US Election Update

image of trump at rally

Good work from the polling companies again!

Having read through a number of early research pieces this morning, the main thrust seems to be as follows in respect of the implications of a Trump presidency.

Republican control of the upper houses should permit most reasonable Trump policies getting through. Some of the more ‘controversial’ campaign statements such as banning Muslims etc. are likely to meet with resistance however!

Fiscal stimulus is now firmly on the agenda with infrastructure spending promoted and significant cuts in corporate and personal taxes (particularly for lower earners) expected. Regulation and red tape is also expected to be reduced. This could be good news for energy, financial and construction-related sectors (as will the wall going up on the Mexican border of course!!). Domestic focused retail and service companies may also be beneficiaries of higher consumer spending.

As flagged in the run up to the election, international trade deals and geo-politics are less of a priority for the Trump camp. Any resultant protectionist trade moves are a potential big negative for China and Emerging markets in general.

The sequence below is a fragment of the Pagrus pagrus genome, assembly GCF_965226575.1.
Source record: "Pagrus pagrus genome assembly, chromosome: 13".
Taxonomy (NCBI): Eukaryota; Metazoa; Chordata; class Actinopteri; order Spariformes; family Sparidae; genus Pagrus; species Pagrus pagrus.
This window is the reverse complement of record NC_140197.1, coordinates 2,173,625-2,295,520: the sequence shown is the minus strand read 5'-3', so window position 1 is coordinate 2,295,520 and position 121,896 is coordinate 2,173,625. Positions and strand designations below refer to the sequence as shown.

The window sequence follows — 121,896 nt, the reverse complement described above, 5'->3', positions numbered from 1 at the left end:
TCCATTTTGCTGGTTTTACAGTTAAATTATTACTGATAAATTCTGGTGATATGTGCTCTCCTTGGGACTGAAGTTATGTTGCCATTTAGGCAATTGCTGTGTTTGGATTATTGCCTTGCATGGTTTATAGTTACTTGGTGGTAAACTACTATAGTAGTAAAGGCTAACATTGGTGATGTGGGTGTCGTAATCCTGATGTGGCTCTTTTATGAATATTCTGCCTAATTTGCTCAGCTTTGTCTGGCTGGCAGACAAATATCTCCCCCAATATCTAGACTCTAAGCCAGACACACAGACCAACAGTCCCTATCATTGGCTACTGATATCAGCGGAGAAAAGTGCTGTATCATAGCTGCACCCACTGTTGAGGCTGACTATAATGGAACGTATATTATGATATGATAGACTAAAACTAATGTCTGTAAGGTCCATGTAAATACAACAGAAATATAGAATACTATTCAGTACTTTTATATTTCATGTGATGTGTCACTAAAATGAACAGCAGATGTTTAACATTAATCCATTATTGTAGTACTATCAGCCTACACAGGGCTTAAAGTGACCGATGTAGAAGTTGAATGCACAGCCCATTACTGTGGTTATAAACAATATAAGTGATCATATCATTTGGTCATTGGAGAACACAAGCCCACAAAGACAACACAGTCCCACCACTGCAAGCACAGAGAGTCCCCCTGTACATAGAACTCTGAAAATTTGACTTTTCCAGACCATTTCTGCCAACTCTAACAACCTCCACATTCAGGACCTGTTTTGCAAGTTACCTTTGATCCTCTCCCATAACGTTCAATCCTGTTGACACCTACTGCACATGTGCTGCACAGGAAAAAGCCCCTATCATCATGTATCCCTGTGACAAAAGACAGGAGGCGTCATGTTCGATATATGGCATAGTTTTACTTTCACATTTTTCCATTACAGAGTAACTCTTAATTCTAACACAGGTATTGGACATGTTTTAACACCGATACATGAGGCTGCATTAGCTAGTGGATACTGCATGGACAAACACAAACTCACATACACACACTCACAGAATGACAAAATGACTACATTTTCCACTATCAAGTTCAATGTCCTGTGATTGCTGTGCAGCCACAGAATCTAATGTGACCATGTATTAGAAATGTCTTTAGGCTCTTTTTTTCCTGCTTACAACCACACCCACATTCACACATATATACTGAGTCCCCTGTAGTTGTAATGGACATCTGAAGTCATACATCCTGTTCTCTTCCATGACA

Equity market futures and the dollar have shown little reaction thus far, recovering from initial drops. Although a December rate hike seems to be off the agenda now, rate hikes could come through quicker in 2017 as fiscal stimulus measure kick in, particularly if inflation remains sticky. That is a negative for fixed-interest markets and viewed as a potential problem (again) for indebted emerging economies and regions such as Hong Kong, where property prices have quadrupled in the past decade partly as consequence of record low US borrowing rates.

Perhaps more importantly, the election result builds on the (surprise?) BREXIT vote to show that the mass population, left behind as a result of post credit crisis policy, is finally saying enough is enough. This could have serious implications for forthcoming elections in Europe next year and the risk that the election of anti-establishment/anti-Euro parties could destabilize the whole structure of the Eurozone project.

Politicians and central bankers should hopefully by now have got the message! It is likely that we could witness a policy switch from monetary to fiscal stimulus and it will be interesting to see which way the UK’s forthcoming Autumn Statement indicates the domestic direction of travel.